A multifaceted gem of dance education will soon shine from the heart of Bedford-Stuyvesant, Brooklyn, thanks to world-celebrated dancer Dwana Smallwood. A longtime principal dancer with Alvin Ailey American Dance Theater (1995-2007) and often compared to the great Judith Jamison, Smallwood is the striking figure we saw in many magazine and transit ads. Leaping further on to the world stage in 2009, she served as architect of the dance program at the Oprah Winfrey Leadership Academy for Girls in South Africa. Not long before, she’d sat on Oprah’s couch and told America, “Dance is my oxygen.”
“The decision to leave the Alvin Ailey American Dance Theater was not an easy one,” Smallwood says. “I wanted to die there. But I’ve also always wanted to give back. I’m doing what I’m supposed to be doing. Working with the girls in South Africa I learned what my purpose was. My message grew wings.”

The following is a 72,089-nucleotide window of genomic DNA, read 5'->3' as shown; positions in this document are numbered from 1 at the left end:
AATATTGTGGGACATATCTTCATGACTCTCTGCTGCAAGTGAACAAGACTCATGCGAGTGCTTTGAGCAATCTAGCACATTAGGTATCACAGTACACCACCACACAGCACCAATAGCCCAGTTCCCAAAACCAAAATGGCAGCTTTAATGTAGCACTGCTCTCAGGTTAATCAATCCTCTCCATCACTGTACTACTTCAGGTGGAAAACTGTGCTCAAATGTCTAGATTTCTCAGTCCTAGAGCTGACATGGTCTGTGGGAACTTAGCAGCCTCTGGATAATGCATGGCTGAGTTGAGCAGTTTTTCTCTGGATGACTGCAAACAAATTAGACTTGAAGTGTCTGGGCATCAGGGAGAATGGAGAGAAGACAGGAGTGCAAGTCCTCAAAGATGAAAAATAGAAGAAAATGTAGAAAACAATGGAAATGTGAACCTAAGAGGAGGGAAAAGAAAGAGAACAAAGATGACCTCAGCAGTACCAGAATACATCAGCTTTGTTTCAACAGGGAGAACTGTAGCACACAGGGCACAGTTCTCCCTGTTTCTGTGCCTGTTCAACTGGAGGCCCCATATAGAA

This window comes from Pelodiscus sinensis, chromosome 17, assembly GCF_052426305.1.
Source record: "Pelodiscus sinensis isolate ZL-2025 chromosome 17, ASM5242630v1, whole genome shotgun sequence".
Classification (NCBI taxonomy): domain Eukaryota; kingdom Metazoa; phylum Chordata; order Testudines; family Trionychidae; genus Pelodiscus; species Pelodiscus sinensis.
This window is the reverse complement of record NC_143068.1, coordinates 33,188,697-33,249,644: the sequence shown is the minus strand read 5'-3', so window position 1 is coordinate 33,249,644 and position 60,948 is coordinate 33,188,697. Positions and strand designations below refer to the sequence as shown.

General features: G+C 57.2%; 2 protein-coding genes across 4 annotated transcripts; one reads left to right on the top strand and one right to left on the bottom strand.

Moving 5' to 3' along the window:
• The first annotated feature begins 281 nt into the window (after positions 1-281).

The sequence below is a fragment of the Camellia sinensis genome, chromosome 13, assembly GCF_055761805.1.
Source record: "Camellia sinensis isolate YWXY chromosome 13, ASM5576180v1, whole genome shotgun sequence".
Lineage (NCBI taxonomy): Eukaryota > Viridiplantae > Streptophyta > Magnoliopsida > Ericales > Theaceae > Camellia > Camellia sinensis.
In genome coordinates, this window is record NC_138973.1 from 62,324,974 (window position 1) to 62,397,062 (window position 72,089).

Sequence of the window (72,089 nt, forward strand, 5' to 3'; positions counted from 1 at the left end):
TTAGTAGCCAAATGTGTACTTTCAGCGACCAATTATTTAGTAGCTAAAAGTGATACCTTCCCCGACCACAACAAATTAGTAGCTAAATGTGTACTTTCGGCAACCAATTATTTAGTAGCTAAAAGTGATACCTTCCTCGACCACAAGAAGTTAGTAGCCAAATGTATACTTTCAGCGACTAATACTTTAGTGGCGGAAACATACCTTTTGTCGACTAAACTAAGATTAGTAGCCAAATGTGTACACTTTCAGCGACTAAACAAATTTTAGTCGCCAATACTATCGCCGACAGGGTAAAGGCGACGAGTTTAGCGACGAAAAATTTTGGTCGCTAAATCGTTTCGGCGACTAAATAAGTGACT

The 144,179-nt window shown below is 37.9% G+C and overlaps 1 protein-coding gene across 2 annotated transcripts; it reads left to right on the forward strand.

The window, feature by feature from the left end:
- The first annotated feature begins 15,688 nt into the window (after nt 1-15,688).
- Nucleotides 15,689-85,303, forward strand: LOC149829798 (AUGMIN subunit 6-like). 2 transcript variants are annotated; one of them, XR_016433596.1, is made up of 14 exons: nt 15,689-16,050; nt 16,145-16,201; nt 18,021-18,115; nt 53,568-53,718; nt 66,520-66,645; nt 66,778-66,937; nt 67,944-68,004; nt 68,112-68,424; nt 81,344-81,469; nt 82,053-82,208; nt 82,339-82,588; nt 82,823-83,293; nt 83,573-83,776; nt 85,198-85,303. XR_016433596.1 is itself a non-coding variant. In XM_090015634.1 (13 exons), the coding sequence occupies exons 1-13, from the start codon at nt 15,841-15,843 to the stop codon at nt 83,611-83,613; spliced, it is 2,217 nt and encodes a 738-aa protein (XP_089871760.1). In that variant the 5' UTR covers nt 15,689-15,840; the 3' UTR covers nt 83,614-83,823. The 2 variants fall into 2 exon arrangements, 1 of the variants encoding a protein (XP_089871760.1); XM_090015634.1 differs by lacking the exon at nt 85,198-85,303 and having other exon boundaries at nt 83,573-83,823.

Although Smallwood arrived as artist-in-residence, she later created afterschool and mentorship programs, planned events and brought people from around the world to lecture and perform. She saw herself in the students and shared with them all she knew – from trusted instincts to hard-won lessons. Smallwood knows what if feels like to fly and she sought to share the magic of lift-off.
“They didn’t realize that dance would be that powerful, would allow them to tap into that truest part of themselves. Not everyone was going to be a dancer. But they could say, ‘I have been given the opportunity to learn what I was born to be. I have a method to tap in, to appropriate everything I have to give.”
In 2013, Smallwood returned home to birth the Dwana Smallwood Performing Arts Center in her native Bedford-Stuyvesant. She believes positive community identity is enhanced through encouraging artistic activity in underserved neighborhoods.